“My role is still to help the people and interact with the people in a positive way, and help them move forward and help the government move forward,” said Gonzales.
Gonzales, who earned a graduate degree from Towson University in Towson, Md., said he looks at the situation in Kajaki with a glass-half-full attitude.
“Even back in the states, if you ask what is your biggest criticism of the government, you’re answer is going to be different from my answer. You can’t put all the power on one person’s opinion,” said Gonzales. “You have to have a variety of opinions, and with that you can form data. Though data is not always perfect, the more you have, the more of an informed decision you can make.”
Gonzales plans to obtain the data they need by creating relationships. The data needed is perspective. His Marines are going to obtain as many viewpoints as possible by speaking with the Marines who patrol the area on a daily basis, the villagers in Kajaki District, and the local government to identify problems and create solutions.
“Civil affairs all about forming relationships and [using] those relationships, so any relationships we form are a good thing,” Gonzales said as he re-affirmed his point. “It gives us a perspective of the area. It gives us a lens to look through. The more lenses we have to look through, the better big picture we get.”
He hopes his team will be able to use all of these views to make an impact through their advisory role with the district governor.
“I hope to see the district governor and the district chief of police become major players in the area, and I hope to see the people looking to [them] for answers,” said Gonzales. “I hope to have a positive affect on his ability to provide for them.”
Gonzales noted they have a difficult mission because his team is starting from ground zero in an area which as been torn apart from three decades of war, but that does not mean he and his Marines are not up to the task.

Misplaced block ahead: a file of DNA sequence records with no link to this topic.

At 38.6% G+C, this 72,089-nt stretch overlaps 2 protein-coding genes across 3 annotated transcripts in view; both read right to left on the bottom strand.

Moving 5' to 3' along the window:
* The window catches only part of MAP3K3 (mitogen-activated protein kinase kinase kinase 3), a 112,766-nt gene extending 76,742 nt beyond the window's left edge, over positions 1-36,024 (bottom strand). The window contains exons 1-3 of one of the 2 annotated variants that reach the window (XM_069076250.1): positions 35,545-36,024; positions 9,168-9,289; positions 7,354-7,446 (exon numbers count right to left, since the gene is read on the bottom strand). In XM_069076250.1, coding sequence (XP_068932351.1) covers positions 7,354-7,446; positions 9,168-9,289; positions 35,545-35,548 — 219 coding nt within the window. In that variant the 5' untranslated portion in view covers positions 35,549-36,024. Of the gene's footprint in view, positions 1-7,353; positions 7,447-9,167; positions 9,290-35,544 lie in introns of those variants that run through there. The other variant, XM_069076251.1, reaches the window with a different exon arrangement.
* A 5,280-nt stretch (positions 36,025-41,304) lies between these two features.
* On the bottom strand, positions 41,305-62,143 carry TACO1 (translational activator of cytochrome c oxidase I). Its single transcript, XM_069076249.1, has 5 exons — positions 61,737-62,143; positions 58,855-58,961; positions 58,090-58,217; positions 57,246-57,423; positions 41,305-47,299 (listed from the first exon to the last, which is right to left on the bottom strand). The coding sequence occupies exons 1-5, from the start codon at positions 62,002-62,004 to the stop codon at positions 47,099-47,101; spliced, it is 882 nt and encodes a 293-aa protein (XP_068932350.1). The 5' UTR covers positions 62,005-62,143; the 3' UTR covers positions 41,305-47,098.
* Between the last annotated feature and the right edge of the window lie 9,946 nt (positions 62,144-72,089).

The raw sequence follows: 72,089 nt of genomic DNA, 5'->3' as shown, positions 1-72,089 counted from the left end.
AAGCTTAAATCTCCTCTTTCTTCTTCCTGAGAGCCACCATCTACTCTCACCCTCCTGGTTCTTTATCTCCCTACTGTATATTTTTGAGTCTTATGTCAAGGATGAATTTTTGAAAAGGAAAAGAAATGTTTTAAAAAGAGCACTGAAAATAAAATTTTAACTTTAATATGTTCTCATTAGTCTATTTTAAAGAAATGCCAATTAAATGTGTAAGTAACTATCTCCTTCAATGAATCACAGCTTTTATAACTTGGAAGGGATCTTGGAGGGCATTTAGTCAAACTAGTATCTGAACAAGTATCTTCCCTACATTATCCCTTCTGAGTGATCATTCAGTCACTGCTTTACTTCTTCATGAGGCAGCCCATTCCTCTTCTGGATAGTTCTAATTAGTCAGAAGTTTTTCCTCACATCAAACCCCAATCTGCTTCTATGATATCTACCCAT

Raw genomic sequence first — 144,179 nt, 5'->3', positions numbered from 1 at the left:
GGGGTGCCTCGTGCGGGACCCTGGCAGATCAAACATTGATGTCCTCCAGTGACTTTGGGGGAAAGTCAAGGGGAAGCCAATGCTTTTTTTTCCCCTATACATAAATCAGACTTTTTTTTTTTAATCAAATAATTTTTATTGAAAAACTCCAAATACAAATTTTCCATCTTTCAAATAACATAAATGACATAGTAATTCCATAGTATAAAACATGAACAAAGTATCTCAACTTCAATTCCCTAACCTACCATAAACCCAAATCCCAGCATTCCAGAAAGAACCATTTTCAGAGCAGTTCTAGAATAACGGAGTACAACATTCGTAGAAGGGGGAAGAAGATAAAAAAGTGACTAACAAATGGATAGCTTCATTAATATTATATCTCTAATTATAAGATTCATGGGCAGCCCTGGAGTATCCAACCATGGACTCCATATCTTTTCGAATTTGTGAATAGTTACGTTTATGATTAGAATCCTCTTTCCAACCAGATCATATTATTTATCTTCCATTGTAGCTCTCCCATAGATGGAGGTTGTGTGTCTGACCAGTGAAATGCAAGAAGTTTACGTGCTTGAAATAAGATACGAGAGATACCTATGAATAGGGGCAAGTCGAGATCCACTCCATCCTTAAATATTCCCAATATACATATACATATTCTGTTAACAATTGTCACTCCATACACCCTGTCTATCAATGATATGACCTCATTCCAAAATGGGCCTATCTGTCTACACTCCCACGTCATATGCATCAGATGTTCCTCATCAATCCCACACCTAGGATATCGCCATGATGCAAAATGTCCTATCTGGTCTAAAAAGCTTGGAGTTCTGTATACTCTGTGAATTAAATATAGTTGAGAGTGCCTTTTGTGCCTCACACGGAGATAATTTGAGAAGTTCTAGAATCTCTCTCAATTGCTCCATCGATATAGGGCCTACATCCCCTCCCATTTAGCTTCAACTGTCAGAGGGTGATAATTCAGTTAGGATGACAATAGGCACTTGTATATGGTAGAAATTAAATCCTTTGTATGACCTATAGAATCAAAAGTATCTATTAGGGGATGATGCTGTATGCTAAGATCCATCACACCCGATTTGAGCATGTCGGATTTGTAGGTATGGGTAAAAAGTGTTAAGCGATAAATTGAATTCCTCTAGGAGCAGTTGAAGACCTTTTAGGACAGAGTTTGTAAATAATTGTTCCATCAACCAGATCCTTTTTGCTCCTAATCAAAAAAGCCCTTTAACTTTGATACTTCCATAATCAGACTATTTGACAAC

“I just see a country that has been torn apart from war for 30 years. People who, around 30 or younger, have no idea what peace is and no idea what stability is. They have no visions of what’s to come in a peaceful world because everything they know has been poverty, war or a little bit of both,” said Gonzales about his personal observations. “I think the Afghan people are very resilient and very hospitable. In this area we have the ability to really form a solid foundation with the people and the district government to get those building blocks in place so sustainability isn’t a question here.”
“Editor’s note: The Civil Affairs Team is attached to Echo Battery, 2nd Battalion, 12th Marine Regiment. The battalion is currently assigned to Regimental Combat Team 8, 2nd Marine Division [Forward], which heads Task Force Leatherneck. The task force serves as the ground combat element of Regional Command [Southwest] and works in partnership with the Afghan National Security Force and the Government of the Islamic Republic of Afghanistan to conduct counterinsurgency operations. The unit is dedicated to securing the Afghan people, defeating insurgent forces, and enabling ANSF assumption of security responsibilities within its area of operations in order to support the expansion of stability, development and legitimate governance.”